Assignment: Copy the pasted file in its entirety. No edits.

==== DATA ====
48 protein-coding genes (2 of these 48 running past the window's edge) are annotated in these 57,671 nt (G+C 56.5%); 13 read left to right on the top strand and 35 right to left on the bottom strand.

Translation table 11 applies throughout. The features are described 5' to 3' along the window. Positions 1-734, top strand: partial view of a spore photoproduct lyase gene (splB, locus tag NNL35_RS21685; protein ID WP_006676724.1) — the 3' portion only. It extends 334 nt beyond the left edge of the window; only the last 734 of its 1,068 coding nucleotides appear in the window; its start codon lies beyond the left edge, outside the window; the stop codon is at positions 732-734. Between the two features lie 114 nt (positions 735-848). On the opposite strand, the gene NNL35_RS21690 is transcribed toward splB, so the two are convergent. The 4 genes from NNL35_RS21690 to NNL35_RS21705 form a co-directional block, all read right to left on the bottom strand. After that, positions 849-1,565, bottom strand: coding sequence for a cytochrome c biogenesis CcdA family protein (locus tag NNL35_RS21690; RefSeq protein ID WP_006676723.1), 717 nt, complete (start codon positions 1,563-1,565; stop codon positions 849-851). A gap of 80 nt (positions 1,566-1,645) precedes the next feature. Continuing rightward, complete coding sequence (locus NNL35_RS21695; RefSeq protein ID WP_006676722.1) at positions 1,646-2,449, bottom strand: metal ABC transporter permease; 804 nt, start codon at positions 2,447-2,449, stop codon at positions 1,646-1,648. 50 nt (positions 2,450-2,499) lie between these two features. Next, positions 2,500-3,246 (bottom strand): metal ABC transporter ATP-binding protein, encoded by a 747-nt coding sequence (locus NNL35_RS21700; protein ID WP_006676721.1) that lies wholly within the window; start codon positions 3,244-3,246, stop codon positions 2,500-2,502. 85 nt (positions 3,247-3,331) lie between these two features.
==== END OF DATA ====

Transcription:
48 protein-coding genes (2 of these 48 running past the window's edge) are annotated in these 57,671 nt (G+C 56.5%); 13 read left to right on the top strand and 35 right to left on the bottom strand.

Translation table 11 applies throughout. The features are described 5' to 3' along the window. Positions 1-734, top strand: partial view of a spore photoproduct lyase gene (splB, locus tag NNL35_RS21685; protein ID WP_006676724.1) — the 3' portion only. It extends 334 nt beyond the left edge of the window; only the last 734 of its 1,068 coding nucleotides appear in the window; its start codon lies beyond the left edge, outside the window; the stop codon is at positions 732-734. Between the two features lie 114 nt (positions 735-848). On the opposite strand, the gene NNL35_RS21690 is transcribed toward splB, so the two are convergent. The 4 genes from NNL35_RS21690 to NNL35_RS21705 form a co-directional block, all read right to left on the bottom strand. After that, positions 849-1,565, bottom strand: coding sequence for a cytochrome c biogenesis CcdA family protein (locus tag NNL35_RS21690; RefSeq protein ID WP_006676723.1), 717 nt, complete (start codon positions 1,563-1,565; stop codon positions 849-851). A gap of 80 nt (positions 1,566-1,645) precedes the next feature. Continuing rightward, complete coding sequence (locus NNL35_RS21695; RefSeq protein ID WP_006676722.1) at positions 1,646-2,449, bottom strand: metal ABC transporter permease; 804 nt, start codon at positions 2,447-2,449, stop codon at positions 1,646-1,648. 50 nt (positions 2,450-2,499) lie between these two features. Next, positions 2,500-3,246 (bottom strand): metal ABC transporter ATP-binding protein, encoded by a 747-nt coding sequence (locus NNL35_RS21700; protein ID WP_006676721.1) that lies wholly within the window; start codon positions 3,244-3,246, stop codon positions 2,500-2,502. 85 nt (positions 3,247-3,331) lie between these two features.